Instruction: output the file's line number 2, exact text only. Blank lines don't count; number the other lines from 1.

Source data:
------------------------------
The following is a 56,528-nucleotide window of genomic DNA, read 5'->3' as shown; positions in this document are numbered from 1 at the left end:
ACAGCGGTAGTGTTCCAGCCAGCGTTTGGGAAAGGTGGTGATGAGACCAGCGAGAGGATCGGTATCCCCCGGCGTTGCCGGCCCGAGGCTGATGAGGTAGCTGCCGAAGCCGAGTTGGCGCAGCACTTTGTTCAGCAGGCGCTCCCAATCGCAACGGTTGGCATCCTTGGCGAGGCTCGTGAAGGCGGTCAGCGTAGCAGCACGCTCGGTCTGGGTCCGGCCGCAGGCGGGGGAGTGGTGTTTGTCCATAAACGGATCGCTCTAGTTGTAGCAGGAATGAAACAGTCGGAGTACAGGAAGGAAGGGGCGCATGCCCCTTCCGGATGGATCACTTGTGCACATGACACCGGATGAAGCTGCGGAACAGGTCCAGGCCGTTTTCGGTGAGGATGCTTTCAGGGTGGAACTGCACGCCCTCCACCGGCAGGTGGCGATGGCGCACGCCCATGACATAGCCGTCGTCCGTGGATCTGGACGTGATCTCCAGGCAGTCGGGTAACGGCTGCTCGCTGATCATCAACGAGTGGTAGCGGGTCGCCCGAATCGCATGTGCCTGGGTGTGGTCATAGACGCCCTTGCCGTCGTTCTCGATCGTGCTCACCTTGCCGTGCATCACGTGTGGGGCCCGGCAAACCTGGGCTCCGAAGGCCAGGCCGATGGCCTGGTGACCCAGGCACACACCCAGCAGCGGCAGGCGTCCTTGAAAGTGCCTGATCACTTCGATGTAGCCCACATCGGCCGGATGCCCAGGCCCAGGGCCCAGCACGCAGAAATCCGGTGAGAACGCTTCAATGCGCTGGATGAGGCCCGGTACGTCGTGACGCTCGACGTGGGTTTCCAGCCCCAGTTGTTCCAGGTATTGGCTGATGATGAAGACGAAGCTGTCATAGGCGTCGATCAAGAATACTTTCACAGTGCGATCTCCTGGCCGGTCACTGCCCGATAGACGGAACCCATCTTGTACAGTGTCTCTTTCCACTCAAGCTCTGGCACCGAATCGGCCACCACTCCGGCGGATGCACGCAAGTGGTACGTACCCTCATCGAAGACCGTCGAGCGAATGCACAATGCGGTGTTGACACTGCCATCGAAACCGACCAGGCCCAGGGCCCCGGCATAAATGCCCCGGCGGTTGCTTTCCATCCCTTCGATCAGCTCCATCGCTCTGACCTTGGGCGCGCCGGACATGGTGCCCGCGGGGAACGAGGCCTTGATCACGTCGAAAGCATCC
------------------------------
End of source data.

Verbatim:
ACAGCGGTAGTGTTCCAGCCAGCGTTTGGGAAAGGTGGTGATGAGACCAGCGAGAGGATCGGTATCCCCCGGCGTTGCCGGCCCGAGGCTGATGAGGTAGCTGCCGAAGCCGAGTTGGCGCAGCACTTTGTTCAGCAGGCGCTCCCAATCGCAACGGTTGGCATCCTTGGCGAGGCTCGTGAAGGCGGTCAGCGTAGCAGCACGCTCGGTCTGGGTCCGGCCGCAGGCGGGGGAGTGGTGTTTGTCCATAAACGGATCGCTCTAGTTGTAGCAGGAATGAAACAGTCGGAGTACAGGAAGGAAGGGGCGCATGCCCCTTCCGGATGGATCACTTGTGCACATGACACCGGATGAAGCTGCGGAACAGGTCCAGGCCGTTTTCGGTGAGGATGCTTTCAGGGTGGAACTGCACGCCCTCCACCGGCAGGTGGCGATGGCGCACGCCCATGACATAGCCGTCGTCCGTGGATCTGGACGTGATCTCCAGGCAGTCGGGTAACGGCTGCTCGCTGATCATCAACGAGTGGTAGCGGGTCGCCCGAATCGCATGTGCCTGGGTGTGGTCATAGACGCCCTTGCCGTCGTTCTCGATCGTGCTCACCTTGCCGTGCATCACGTGTGGGGCCCGGCAAACCTGGGCTCCGAAGGCCAGGCCGATGGCCTGGTGACCCAGGCACACACCCAGCAGCGGCAGGCGTCCTTGAAAGTGCCTGATCACTTCGATGTAGCCCACATCGGCCGGATGCCCAGGCCCAGGGCCCAGCACGCAGAAATCCGGTGAGAACGCTTCAATGCGCTGGATGAGGCCCGGTACGTCGTGACGCTCGACGTGGGTTTCCAGCCCCAGTTGTTCCAGGTATTGGCTGATGATGAAGACGAAGCTGTCATAGGCGTCGATCAAGAATACTTTCACAGTGCGATCTCCTGGCCGGTCACTGCCCGATAGACGGAACCCATCTTGTACAGTGTCTCTTTCCACTCAAGCTCTGGCACCGAATCGGCCACCACTCCGGCGGATGCACGCAAGTGGTACGTACCCTCATCGAAGACCGTCGAGCGAATGCACAATGCGGTGTTGACACTGCCATCGAAACCGACCAGGCCCAGGGCCCCGGCATAAATGCCCCGGCGGTTGCTTTCCATCCCTTCGATCAGCTCCATCGCTCTGACCTTGGGCGCGCCGGACATGGTGCCCGCGGGGAACGAGGCCTTGATCACGTCGAAAGCATCC